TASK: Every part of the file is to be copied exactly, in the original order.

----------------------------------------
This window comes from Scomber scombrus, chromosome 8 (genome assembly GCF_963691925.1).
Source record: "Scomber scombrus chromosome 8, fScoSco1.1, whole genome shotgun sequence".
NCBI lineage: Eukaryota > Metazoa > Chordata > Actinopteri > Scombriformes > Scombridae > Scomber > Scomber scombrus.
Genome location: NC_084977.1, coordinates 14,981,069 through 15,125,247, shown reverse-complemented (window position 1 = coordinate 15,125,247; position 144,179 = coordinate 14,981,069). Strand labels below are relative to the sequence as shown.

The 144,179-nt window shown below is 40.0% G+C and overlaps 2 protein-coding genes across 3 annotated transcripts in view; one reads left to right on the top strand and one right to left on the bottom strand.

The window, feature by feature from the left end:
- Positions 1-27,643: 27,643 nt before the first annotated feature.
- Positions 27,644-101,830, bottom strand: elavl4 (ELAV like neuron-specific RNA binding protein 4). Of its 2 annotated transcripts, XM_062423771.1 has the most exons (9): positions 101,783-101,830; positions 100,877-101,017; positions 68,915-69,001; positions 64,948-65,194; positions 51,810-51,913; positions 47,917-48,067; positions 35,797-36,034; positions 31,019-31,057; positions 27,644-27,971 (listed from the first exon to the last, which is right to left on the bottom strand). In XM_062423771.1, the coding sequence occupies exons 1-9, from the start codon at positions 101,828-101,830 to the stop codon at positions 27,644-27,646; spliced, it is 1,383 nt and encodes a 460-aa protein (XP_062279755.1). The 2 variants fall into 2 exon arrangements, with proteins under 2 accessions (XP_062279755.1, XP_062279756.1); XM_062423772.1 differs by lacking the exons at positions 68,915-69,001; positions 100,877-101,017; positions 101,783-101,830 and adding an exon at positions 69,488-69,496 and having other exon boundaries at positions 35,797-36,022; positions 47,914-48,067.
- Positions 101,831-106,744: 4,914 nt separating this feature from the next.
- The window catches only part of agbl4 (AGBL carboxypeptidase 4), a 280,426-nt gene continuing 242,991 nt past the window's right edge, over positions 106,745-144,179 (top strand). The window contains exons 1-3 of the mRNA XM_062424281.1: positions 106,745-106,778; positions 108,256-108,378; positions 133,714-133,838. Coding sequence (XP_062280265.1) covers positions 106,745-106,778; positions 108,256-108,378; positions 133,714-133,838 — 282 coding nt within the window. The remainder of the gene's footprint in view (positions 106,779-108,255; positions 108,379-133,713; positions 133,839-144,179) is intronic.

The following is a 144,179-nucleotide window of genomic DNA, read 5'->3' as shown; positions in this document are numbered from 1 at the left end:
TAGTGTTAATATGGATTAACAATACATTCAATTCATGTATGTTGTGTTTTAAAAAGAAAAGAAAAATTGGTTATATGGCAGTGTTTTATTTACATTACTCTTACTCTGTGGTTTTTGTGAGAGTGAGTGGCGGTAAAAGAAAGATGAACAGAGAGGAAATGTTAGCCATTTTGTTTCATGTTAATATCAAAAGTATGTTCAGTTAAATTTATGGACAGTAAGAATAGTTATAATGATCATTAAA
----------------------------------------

This window comes from Scomber scombrus, chromosome 8 (genome assembly GCF_963691925.1).
Source record: "Scomber scombrus chromosome 8, fScoSco1.1, whole genome shotgun sequence".
NCBI lineage: Eukaryota > Metazoa > Chordata > Actinopteri > Scombriformes > Scombridae > Scomber > Scomber scombrus.
Genome location: NC_084977.1, coordinates 14,981,069 through 15,125,247, shown reverse-complemented (window position 1 = coordinate 15,125,247; position 144,179 = coordinate 14,981,069). Strand labels below are relative to the sequence as shown.

The 144,179-nt window shown below is 40.0% G+C and overlaps 2 protein-coding genes across 3 annotated transcripts in view; one reads left to right on the top strand and one right to left on the bottom strand.

The window, feature by feature from the left end:
- Positions 1-27,643: 27,643 nt before the first annotated feature.
- Positions 27,644-101,830, bottom strand: elavl4 (ELAV like neuron-specific RNA binding protein 4). Of its 2 annotated transcripts, XM_062423771.1 has the most exons (9): positions 101,783-101,830; positions 100,877-101,017; positions 68,915-69,001; positions 64,948-65,194; positions 51,810-51,913; positions 47,917-48,067; positions 35,797-36,034; positions 31,019-31,057; positions 27,644-27,971 (listed from the first exon to the last, which is right to left on the bottom strand). In XM_062423771.1, the coding sequence occupies exons 1-9, from the start codon at positions 101,828-101,830 to the stop codon at positions 27,644-27,646; spliced, it is 1,383 nt and encodes a 460-aa protein (XP_062279755.1). The 2 variants fall into 2 exon arrangements, with proteins under 2 accessions (XP_062279755.1, XP_062279756.1); XM_062423772.1 differs by lacking the exons at positions 68,915-69,001; positions 100,877-101,017; positions 101,783-101,830 and adding an exon at positions 69,488-69,496 and having other exon boundaries at positions 35,797-36,022; positions 47,914-48,067.
- Positions 101,831-106,744: 4,914 nt separating this feature from the next.
- The window catches only part of agbl4 (AGBL carboxypeptidase 4), a 280,426-nt gene continuing 242,991 nt past the window's right edge, over positions 106,745-144,179 (top strand). The window contains exons 1-3 of the mRNA XM_062424281.1: positions 106,745-106,778; positions 108,256-108,378; positions 133,714-133,838. Coding sequence (XP_062280265.1) covers positions 106,745-106,778; positions 108,256-108,378; positions 133,714-133,838 — 282 coding nt within the window. The remainder of the gene's footprint in view (positions 106,779-108,255; positions 108,379-133,713; positions 133,839-144,179) is intronic.

The following is a 144,179-nucleotide window of genomic DNA, read 5'->3' as shown; positions in this document are numbered from 1 at the left end:
TAGTGTTAATATGGATTAACAATACATTCAATTCATGTATGTTGTGTTTTAAAAAGAAAAGAAAAATTGGTTATATGGCAGTGTTTTATTTACATTACTCTTACTCTGTGGTTTTTGTGAGAGTGAGTGGCGGTAAAAGAAAGATGAACAGAGAGGAAATGTTAGCCATTTTGTTTCATGTTAATATCAAAAGTATGTTCAGTTAAATTTATGGACAGTAAGAATAGTTATAATGATCATTAAA